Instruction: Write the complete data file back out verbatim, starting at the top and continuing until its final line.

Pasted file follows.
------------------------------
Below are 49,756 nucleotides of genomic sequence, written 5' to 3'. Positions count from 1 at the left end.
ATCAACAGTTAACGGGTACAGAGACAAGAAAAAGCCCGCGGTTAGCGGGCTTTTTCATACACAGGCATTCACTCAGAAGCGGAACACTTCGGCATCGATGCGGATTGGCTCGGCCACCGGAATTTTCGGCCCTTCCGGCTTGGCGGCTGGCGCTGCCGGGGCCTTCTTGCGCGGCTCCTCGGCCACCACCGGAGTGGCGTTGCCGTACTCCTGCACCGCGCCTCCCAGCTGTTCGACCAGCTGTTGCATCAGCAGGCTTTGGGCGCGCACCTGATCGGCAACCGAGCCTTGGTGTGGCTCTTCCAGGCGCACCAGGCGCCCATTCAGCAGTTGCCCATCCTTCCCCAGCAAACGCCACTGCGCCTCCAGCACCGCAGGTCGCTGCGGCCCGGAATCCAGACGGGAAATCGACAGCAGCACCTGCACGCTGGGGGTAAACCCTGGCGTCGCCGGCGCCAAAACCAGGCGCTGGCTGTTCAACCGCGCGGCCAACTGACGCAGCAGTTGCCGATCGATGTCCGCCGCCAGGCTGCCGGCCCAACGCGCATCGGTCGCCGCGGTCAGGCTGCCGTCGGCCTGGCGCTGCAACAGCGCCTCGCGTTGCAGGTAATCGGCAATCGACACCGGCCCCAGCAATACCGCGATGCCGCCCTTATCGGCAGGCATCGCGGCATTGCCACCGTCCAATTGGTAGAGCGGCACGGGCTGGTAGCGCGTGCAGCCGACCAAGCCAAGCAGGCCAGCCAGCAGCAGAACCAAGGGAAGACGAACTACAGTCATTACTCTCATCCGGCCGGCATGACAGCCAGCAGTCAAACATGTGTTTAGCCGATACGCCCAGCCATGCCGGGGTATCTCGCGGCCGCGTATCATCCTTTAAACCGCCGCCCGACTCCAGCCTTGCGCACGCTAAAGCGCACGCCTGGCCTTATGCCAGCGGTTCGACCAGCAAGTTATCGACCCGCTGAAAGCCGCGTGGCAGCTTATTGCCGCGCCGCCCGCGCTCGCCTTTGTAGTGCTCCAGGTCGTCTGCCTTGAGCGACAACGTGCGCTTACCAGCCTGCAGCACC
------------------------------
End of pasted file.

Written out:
Below are 49,756 nucleotides of genomic sequence, written 5' to 3'. Positions count from 1 at the left end.
ATCAACAGTTAACGGGTACAGAGACAAGAAAAAGCCCGCGGTTAGCGGGCTTTTTCATACACAGGCATTCACTCAGAAGCGGAACACTTCGGCATCGATGCGGATTGGCTCGGCCACCGGAATTTTCGGCCCTTCCGGCTTGGCGGCTGGCGCTGCCGGGGCCTTCTTGCGCGGCTCCTCGGCCACCACCGGAGTGGCGTTGCCGTACTCCTGCACCGCGCCTCCCAGCTGTTCGACCAGCTGTTGCATCAGCAGGCTTTGGGCGCGCACCTGATCGGCAACCGAGCCTTGGTGTGGCTCTTCCAGGCGCACCAGGCGCCCATTCAGCAGTTGCCCATCCTTCCCCAGCAAACGCCACTGCGCCTCCAGCACCGCAGGTCGCTGCGGCCCGGAATCCAGACGGGAAATCGACAGCAGCACCTGCACGCTGGGGGTAAACCCTGGCGTCGCCGGCGCCAAAACCAGGCGCTGGCTGTTCAACCGCGCGGCCAACTGACGCAGCAGTTGCCGATCGATGTCCGCCGCCAGGCTGCCGGCCCAACGCGCATCGGTCGCCGCGGTCAGGCTGCCGTCGGCCTGGCGCTGCAACAGCGCCTCGCGTTGCAGGTAATCGGCAATCGACACCGGCCCCAGCAATACCGCGATGCCGCCCTTATCGGCAGGCATCGCGGCATTGCCACCGTCCAATTGGTAGAGCGGCACGGGCTGGTAGCGCGTGCAGCCGACCAAGCCAAGCAGGCCAGCCAGCAGCAGAACCAAGGGAAGACGAACTACAGTCATTACTCTCATCCGGCCGGCATGACAGCCAGCAGTCAAACATGTGTTTAGCCGATACGCCCAGCCATGCCGGGGTATCTCGCGGCCGCGTATCATCCTTTAAACCGCCGCCCGACTCCAGCCTTGCGCACGCTAAAGCGCACGCCTGGCCTTATGCCAGCGGTTCGACCAGCAAGTTATCGACCCGCTGAAAGCCGCGTGGCAGCTTATTGCCGCGCCGCCCGCGCTCGCCTTTGTAGTGCTCCAGGTCGTCTGCCTTGAGCGACAACGTGCGCTTACCAGCCTGCAGCACC